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    New home design templates / advice, please

    We are designing and building a new home to be fully accessible.
    I realize there is ample to digest here through search and browsing. Just wondering if there are any base designs from which to start. This will be a open ranch with a basement and lift with all the bathrooms to be power chair friendly, but that's all I've got so far!
    T3 complete since Sept 2015.

    #2
    Just make sure all doors in the home are 36" wide regardless of location. Also all doors/sliders exterior to be low profile sills. I really was happy having a heated garage to drive into in the winter. best of luck and congrats on the new home.

    Comment


      #3
      Will you be accessing the basement? If so, how? A cab style elevator which is expensive, or a less expensive stair glide or platform lift that you can roll on and stay in your chair? If you want to go with the latter 2 then the layout of the staircase into the basement needs to be carefully thought out, as there are issues with turns and floorspace required at the bottom of the staircase.

      Will you have natural gas? If so, get a standby generator with automatic transfer that can run the whole house. If no natural gas then the next option is propane, but which is limited by the size of the tank and if this is your option, consider getting a large tank (inground?) that can see you through a major disaster in which you will be without power for 7 to 10 days. Alternatively, you can go the diesel fuel route, but this will be more expensive and require more specialized maintenance.

      Definitely have two car garage so you can park inside and exit inside. You can run a ramp parallel to the wall to get up one or two steps.

      I have always used a 4 x 8 table in my bedroom for all of my caregiver assisted ADLs, as well as resting face down and having ROM done on me. It is infinitely easier to be dressed on a firm surface than in bed.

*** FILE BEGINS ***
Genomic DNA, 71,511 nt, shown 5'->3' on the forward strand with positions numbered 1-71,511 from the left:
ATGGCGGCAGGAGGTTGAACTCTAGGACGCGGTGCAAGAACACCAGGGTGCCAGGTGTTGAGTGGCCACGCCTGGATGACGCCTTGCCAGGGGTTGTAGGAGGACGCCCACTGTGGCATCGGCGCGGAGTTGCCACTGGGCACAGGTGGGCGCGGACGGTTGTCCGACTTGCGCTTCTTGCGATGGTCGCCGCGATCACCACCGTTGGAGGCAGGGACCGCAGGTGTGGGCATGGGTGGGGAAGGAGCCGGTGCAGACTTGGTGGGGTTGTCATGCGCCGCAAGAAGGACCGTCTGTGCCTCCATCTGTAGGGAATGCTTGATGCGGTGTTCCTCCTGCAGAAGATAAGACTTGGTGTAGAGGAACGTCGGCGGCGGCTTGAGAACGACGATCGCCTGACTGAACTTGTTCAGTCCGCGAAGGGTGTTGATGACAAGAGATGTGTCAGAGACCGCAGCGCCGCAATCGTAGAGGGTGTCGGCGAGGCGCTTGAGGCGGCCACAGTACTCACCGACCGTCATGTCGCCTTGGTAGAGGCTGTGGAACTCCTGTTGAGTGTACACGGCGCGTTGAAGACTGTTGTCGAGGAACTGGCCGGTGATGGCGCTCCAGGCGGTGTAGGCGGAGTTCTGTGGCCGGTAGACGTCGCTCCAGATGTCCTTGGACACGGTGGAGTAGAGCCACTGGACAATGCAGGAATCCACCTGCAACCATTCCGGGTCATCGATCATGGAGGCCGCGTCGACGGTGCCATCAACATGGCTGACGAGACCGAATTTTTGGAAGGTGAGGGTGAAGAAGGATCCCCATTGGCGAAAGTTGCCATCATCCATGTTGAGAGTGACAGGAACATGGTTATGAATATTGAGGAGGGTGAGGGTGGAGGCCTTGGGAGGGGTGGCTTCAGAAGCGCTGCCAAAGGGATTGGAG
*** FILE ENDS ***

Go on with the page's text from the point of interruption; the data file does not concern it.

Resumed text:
Do you transfer or are you losing the ability to transfer? If so consider getting an overhead ceiling mounted lift.

      Between the table and the lift you will need to plan the bedroom layout carefully as the table takes up a lot of room but can be worked in to a layout with minimal disruption with planning. Also locate where your bed will be and get a consult from the lift installer so they can potentially reinforce the ceiling joists with blocking ahead of time before the sheet rock is installed.

      I see you are in Ohio. Automatic Snow melting system is expensive but well worth it. For light snow you don't need anybody to clean up and even heavy snows the cleanup will be minimal. You don't need to go crazy, but at the minimum the driveway and walkway to the front door would be most important. Of equal importance for the winter nightmares would be the electric deicing system for the gutters and downspouts, as you won't be able to keep them clear and the people you pay to do your major snow removal will probably not want to deal with this either. If you do go the route of having someone keep your gutters clear, get a roof rake.

      Consider getting a metal roof as opposed to shingle. It will probably be the only roof you'll ever need and though more expensive in the end you may wind up even or even saving money, not to mention not having to worry about torn shingles, etc..

      If you are going to get an alarm system, which I recommend, I would also install cameras, but not the wireless battery-operated kind. Get the camera system wired while the house is being wired and before all of the siding installed so you don't have to ruin a nice siding job by drilling holes to the house. Getting a wired system ensures full power all the time, good picture quality and recording to your own DVR box in your house without the need to pay for cloud storage. The wired system cost more though.

      If you're going to use a roll in shower decide whether you're going to have a custom-made pan and tile job or whether you can make do with a prefabricated pan which may reduce problems down the road with subfloor leakage. The prefab pans don't come that big though, although I believe you can get 5x5, which should be the standard size.

      If you're going to have any decking surface, do not get wood. Get trex or likewise material.

      Roll out shelves are nice in select areas as they allow you and others to get things in the back easily.

      One last thing, make sure in the basement that your plumber installs under the water heater a pan which will capture all water should your water heater rot out and leak, which they all eventually do. This may require raising it on small blocks. Here is the main issue the plumber needs to work out ahead of time, the emergency drain pan has an outlet which connects by hose to a drain that must be lower than the water heater itself (unless you're going to pump it up and into the basement slop sink). Therefore, if you want to go this route, the plumber needs to install some type of floor drain or tie it into another piece of plumbing, such as the sewer wasteline. This hose should be connected to a backcheck valve so any backup will not come back up through this drain line.